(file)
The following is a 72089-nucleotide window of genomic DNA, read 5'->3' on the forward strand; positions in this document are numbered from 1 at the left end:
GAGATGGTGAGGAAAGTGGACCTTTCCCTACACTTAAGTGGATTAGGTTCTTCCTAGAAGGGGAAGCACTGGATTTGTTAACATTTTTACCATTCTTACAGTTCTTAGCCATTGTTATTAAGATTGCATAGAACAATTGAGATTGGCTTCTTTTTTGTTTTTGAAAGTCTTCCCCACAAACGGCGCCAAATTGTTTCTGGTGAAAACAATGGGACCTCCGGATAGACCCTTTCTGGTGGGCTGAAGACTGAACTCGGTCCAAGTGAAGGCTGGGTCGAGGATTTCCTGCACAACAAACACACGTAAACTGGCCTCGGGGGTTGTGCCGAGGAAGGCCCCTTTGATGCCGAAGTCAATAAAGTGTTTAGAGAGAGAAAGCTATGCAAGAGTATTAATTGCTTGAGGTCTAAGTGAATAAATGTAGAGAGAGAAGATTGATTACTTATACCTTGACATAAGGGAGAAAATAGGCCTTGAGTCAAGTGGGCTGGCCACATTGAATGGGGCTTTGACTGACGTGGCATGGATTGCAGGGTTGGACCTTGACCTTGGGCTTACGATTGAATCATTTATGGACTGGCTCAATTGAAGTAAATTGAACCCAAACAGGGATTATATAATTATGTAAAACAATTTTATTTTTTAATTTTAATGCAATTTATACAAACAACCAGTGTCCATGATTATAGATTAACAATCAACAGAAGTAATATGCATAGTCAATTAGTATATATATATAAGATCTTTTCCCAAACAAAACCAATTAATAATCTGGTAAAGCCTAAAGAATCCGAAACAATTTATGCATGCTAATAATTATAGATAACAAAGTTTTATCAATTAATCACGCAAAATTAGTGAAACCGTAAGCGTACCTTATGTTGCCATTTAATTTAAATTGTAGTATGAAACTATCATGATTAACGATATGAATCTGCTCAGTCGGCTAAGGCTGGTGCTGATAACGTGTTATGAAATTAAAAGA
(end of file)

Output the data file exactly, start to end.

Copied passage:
The following is a 72089-nucleotide window of genomic DNA, read 5'->3' on the forward strand; positions in this document are numbered from 1 at the left end:
GAGATGGTGAGGAAAGTGGACCTTTCCCTACACTTAAGTGGATTAGGTTCTTCCTAGAAGGGGAAGCACTGGATTTGTTAACATTTTTACCATTCTTACAGTTCTTAGCCATTGTTATTAAGATTGCATAGAACAATTGAGATTGGCTTCTTTTTTGTTTTTGAAAGTCTTCCCCACAAACGGCGCCAAATTGTTTCTGGTGAAAACAATGGGACCTCCGGATAGACCCTTTCTGGTGGGCTGAAGACTGAACTCGGTCCAAGTGAAGGCTGGGTCGAGGATTTCCTGCACAACAAACACACGTAAACTGGCCTCGGGGGTTGTGCCGAGGAAGGCCCCTTTGATGCCGAAGTCAATAAAGTGTTTAGAGAGAGAAAGCTATGCAAGAGTATTAATTGCTTGAGGTCTAAGTGAATAAATGTAGAGAGAGAAGATTGATTACTTATACCTTGACATAAGGGAGAAAATAGGCCTTGAGTCAAGTGGGCTGGCCACATTGAATGGGGCTTTGACTGACGTGGCATGGATTGCAGGGTTGGACCTTGACCTTGGGCTTACGATTGAATCATTTATGGACTGGCTCAATTGAAGTAAATTGAACCCAAACAGGGATTATATAATTATGTAAAACAATTTTATTTTTTAATTTTAATGCAATTTATACAAACAACCAGTGTCCATGATTATAGATTAACAATCAACAGAAGTAATATGCATAGTCAATTAGTATATATATATAAGATCTTTTCCCAAACAAAACCAATTAATAATCTGGTAAAGCCTAAAGAATCCGAAACAATTTATGCATGCTAATAATTATAGATAACAAAGTTTTATCAATTAATCACGCAAAATTAGTGAAACCGTAAGCGTACCTTATGTTGCCATTTAATTTAAATTGTAGTATGAAACTATCATGATTAACGATATGAATCTGCTCAGTCGGCTAAGGCTGGTGCTGATAACGTGTTATGAAATTAAAAGA